Last night, I dreamed of Richard II.
Not that I ever met him, of course. He died — was murdered — in conditions not fit for a serf, let alone a king, fifty years before I was born. At least — unlike his great-grandfather Edward II — he wasn’t killed by the thrust of a white-hot poker up his anus. More likely, Richard died of starvation which, for a man of his exquisite sensuality, may have been almost as appalling. But, though I never knew him, like other noblemen I have seen the great diptych altarpiece painted for Richard; the only great work of painting that England has to compare with the masterpieces of Netherlandish art in its great cities of Brussels and Bruges. Cities I have come to know all too well in my grey hairs.
In the picture, he kneels, clothed in majesty, with his favourite virginal male saints giving benediction; but in my dream, he sat enthroned in his great Chair of Estate, and there, with his sweet beardless childlike face and his golden locks, his head, his whole being, was numinous with a shimmering nimbus. His face glowered and his eyes shot sparks of righteous anger.
“Those who have dethroned and done to death their lawful king have transgressed grievously.”
His voice was, actually, surprisingly strong and clear, if a bit reedy. Of course, he must have been speaking in French. All people of quality did in those days.
“At last, the true Plantagenet, like the root of Jesse, arose to restore the line of the Lord’s anointed, but — like verminous curs — his issue fought and devoured their own. And with only York’s granddaughters left, who then shall reign in England?”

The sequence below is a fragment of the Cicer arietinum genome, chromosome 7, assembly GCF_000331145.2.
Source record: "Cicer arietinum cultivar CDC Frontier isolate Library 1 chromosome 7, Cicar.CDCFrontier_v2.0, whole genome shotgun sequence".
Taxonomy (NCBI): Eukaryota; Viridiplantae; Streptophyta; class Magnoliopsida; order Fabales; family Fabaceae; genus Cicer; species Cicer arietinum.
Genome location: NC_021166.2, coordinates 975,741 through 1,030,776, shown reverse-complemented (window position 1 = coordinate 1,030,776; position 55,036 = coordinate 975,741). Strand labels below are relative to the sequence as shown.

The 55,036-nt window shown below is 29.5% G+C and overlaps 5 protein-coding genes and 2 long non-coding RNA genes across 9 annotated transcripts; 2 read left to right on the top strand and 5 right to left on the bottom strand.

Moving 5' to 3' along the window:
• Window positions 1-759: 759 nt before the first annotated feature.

With this, his voice had risen to a piercing scream. “A bastard, by our Lady, Welshman.” His strength subsided. “God forgive you, England, for I never shall.”
He turned, suddenly gay, to his child bride. “Will my lady take wine with me?” Then turning back to face me, trembling before his bright blue eyes, he said, “And as for you, De-la-Pole, one of your great-grandfathers was my chancellor — a bright boy, though the son of merchants — and the other was my bard. And what are you?” His face was now terrifyingly close to mine. “An exile, an outcast, little better than a churl!”
Then suddenly, confusingly, his face was that of the other Richard, the one I did know only too well. He of the hog, shorter, his body twisted, bending forwards, not as handsome as his elder brother, with his sonorous, pedantic voice saying, “Your pretty nephews will succeed me, De-la-Pole, God having seen fit to take my beloved only son; protect them…” His sensitive face contorted. “Make them kings, or that fucking Tydr takes everything!”
Then he was transfigured into a screeching winged demon — which perhaps he was — and dissolved in air. I woke up dretched, sweating and screaming. Thank the Lord, Rabbi Abraham, my beloved friend, was there to comfort me. For no one else would.
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